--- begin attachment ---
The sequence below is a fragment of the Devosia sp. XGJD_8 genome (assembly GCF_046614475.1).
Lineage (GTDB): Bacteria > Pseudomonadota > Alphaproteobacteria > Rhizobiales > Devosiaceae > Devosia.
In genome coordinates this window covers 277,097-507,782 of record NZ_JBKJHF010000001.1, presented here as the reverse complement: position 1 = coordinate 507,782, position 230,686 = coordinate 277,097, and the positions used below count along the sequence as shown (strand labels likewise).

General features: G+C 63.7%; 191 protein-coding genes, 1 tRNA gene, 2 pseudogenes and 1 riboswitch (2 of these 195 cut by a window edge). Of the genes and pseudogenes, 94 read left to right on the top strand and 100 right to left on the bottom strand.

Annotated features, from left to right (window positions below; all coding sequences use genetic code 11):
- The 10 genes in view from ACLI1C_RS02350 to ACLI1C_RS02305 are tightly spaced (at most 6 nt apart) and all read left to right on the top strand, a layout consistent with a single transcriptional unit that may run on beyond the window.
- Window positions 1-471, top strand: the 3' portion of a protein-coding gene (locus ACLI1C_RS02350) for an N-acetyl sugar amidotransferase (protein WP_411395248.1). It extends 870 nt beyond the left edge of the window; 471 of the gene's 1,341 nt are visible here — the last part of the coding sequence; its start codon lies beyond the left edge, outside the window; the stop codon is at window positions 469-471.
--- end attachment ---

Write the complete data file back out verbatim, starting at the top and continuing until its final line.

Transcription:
The sequence below is a fragment of the Devosia sp. XGJD_8 genome (assembly GCF_046614475.1).
Lineage (GTDB): Bacteria > Pseudomonadota > Alphaproteobacteria > Rhizobiales > Devosiaceae > Devosia.
In genome coordinates this window covers 277,097-507,782 of record NZ_JBKJHF010000001.1, presented here as the reverse complement: position 1 = coordinate 507,782, position 230,686 = coordinate 277,097, and the positions used below count along the sequence as shown (strand labels likewise).

General features: G+C 63.7%; 191 protein-coding genes, 1 tRNA gene, 2 pseudogenes and 1 riboswitch (2 of these 195 cut by a window edge). Of the genes and pseudogenes, 94 read left to right on the top strand and 100 right to left on the bottom strand.

Annotated features, from left to right (window positions below; all coding sequences use genetic code 11):
- The 10 genes in view from ACLI1C_RS02350 to ACLI1C_RS02305 are tightly spaced (at most 6 nt apart) and all read left to right on the top strand, a layout consistent with a single transcriptional unit that may run on beyond the window.
- Window positions 1-471, top strand: the 3' portion of a protein-coding gene (locus ACLI1C_RS02350) for an N-acetyl sugar amidotransferase (protein WP_411395248.1). It extends 870 nt beyond the left edge of the window; 471 of the gene's 1,341 nt are visible here — the last part of the coding sequence; its start codon lies beyond the left edge, outside the window; the stop codon is at window positions 469-471.